Fermenting Faith: Beer as a Path to Spirituality
When a group of young adults from Congregation Rodeph Shalom gathered at Rabbi Eli Freedman’s home for a “sha-barbecue” one summer evening, he did not say kiddush over wine. Instead, he recited the traditional Sabbath blessing over beer.
No one was shocked. In fact, the swap made total sense, since many of those at the Friday night dinner were also members of the Philadelphia synagogue’s homebrew club. When Freedman started the club, it wasn’t just an excuse to hone his homebrewing skills with other Jewish beer geeks, although the camaraderie was welcome. It was also part of a conscious effort to get the younger people in his flock involved in the temple. As someone in his early 30s himself, he recognized that people his age were more likely to participate in religious activities if there was beer involved.
That was back in 2011, and though he didn’t know it, Freedman was at the forefront of a growing trend. Beer as a device to attract new members and invigorate dwindling parishes has been gaining in popularity throughout the country. A Boston group called The Pub Church holds weekly services at a dive bar. “What Would Jesus Brew” is the homebrew club of a Michigan parish. San Diego is home to the now-commercial beer label Hess Brewing, which started life as a Bible study project.
Why are religious leaders turning to beer? Because churches are losing young people, fast.
The share of Americans who consider themselves unaffiliated with any organized religion grew to 20 percent from 15 percent over just five years, according to a 2012 report by the Pew Research Center. The bias is more pronounced in people under the age of 30, where 32 percent do not affiliate themselves with any formal sect.
Beer, on the other hand, continues to be Americans’ favorite drink and savvy religious leaders are taking advantage of beer’s increasingly hip reputation and connecting the two.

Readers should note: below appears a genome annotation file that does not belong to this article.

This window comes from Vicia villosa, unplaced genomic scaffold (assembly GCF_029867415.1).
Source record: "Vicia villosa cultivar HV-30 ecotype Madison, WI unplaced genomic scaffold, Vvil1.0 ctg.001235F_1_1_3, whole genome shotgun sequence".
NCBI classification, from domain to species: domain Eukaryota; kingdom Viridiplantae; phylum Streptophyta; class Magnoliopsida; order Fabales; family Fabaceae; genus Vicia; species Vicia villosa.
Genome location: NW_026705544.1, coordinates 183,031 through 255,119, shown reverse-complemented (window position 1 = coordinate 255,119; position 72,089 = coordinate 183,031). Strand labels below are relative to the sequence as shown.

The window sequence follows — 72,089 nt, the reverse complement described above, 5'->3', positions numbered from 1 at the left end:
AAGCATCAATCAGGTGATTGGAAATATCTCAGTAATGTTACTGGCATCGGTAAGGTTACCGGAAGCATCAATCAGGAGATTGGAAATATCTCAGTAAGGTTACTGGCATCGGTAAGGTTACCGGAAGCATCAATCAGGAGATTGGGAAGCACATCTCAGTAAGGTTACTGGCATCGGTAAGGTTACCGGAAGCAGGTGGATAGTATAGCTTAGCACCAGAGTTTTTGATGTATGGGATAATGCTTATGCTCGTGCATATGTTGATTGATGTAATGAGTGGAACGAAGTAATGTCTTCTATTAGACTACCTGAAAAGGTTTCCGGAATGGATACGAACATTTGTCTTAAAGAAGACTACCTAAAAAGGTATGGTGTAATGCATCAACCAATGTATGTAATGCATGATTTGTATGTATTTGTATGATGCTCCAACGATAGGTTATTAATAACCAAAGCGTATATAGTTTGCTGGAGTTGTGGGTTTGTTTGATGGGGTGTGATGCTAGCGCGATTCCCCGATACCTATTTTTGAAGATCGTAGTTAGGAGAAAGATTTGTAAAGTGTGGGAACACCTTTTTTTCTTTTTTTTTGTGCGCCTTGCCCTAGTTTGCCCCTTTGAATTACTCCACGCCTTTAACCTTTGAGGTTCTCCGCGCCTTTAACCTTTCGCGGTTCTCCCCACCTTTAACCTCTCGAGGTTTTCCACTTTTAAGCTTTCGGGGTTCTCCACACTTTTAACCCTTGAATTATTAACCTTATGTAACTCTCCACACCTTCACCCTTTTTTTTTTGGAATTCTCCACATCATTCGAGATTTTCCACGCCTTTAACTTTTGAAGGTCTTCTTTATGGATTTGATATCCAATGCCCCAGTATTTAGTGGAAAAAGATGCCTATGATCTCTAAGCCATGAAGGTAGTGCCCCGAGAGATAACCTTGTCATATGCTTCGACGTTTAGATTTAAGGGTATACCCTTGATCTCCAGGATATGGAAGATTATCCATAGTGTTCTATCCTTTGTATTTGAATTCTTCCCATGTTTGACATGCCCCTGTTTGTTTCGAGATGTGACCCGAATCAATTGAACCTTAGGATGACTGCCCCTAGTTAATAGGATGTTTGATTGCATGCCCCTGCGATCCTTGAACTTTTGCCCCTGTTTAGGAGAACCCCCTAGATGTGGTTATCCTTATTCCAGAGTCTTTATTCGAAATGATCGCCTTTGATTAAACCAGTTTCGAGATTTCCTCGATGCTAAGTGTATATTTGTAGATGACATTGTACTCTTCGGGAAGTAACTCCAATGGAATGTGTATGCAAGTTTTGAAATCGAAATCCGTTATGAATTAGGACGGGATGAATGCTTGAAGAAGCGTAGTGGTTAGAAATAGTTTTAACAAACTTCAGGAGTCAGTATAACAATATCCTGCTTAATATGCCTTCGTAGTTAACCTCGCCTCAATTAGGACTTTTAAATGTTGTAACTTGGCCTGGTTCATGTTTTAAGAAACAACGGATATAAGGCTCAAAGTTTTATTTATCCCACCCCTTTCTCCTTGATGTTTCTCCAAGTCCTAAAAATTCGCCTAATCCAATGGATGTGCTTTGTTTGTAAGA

One of the largest brew-ligious movements goes under the banner “Pub Theology,” a name taken from the title of a popular 2012 book by pastor, Bryan Berghoef. The informal organization, which follows the mantra “beer, conversation and God,” has spawned regular meetings of more than 140 groups in 41 states.
These gatherings across the nation all take place at bars, where people who might not feel comfortable walking into a place of worship can find sanctuary in front of a pint. (After all, Berghoef points out in his book, Jesus did not preach in a church.)
Leading a meeting at a bar, he meets many more kinds of people than he ever would giving a dogmatic sermon from a pulpit
While many believe the church frowns on drinking, Kirk Berlenbach, a Episcopal priest who started a homebrew club at his Roxborough, PA, church nearly a decade ago says that of all the references in the New Testament to alcohol, around a third were found to be negative but that negativity wasn’t toward beer or wine itself, but toward getting overly drunk.
Thanks to the explosion of varieties of beer in American bars over the past several years, chances are all people who attend a “Pub Theology”-style gathering will be able to find something they like sipping on. And it won’t be something that knocks them out after one drink
If you go beyond the pub, as the church and synagogue homebrew clubs do, there’s even more benefit to choosing beer. Compared with wine, it’s relatively easy to make, so even novices can take part in the process. Plus, when you’re brewing, there’s a short period of downtime, setting up a perfect discussion period.
“Once you get the wort bubbling and you’re sure the heat is right, there’s a good 45 minutes with nothing to do,” Freedman says. He uses that time to introduce questions to his group to spark a dialogue—usually over beers members have brought with them.
Together, Berlenbach, Freedman and Berghoef have experienced the powerful draw of beer firsthand. Over the last few years, the trio have teamed up to give talks at both Philly and DC Beer Week. The events have been successful with overflowing crowds eager to hear a priest, a minister and a rabbi speak.
During these sessions, Freedman often cites examples of beer being written about in the Talmud. (Though the Christian bible never refers to beer directly, there’s quite a lot in the post-Old Testament text used in Jewish teaching.)
Sometime around the year 400, a rabbi wrote, “Don’t drink beer brewed by non-Jews.” The reason for this interdiction turns out to be because beer can make those who brew and drink it together too friendly—it was a decree to avoid intermingling (and ostensibly, intermarriage) with those of other faiths.
But today, that mingling is more than welcome. In fact, Freedman and Berlenbach have done more than share a pint and speak. They’ve brought their homebrew clubs together for brew sessions, both at the church and at the synagogue. Interfaith Brewing, as they’ve dubbed their collaboration, even produced a bottled beer that was served at last year’s 2013 Purim celebration at Rodeph Shalom.
The beer’s name? Ecclesiastes 3:1—To Everything There’s a Saison. And it was good.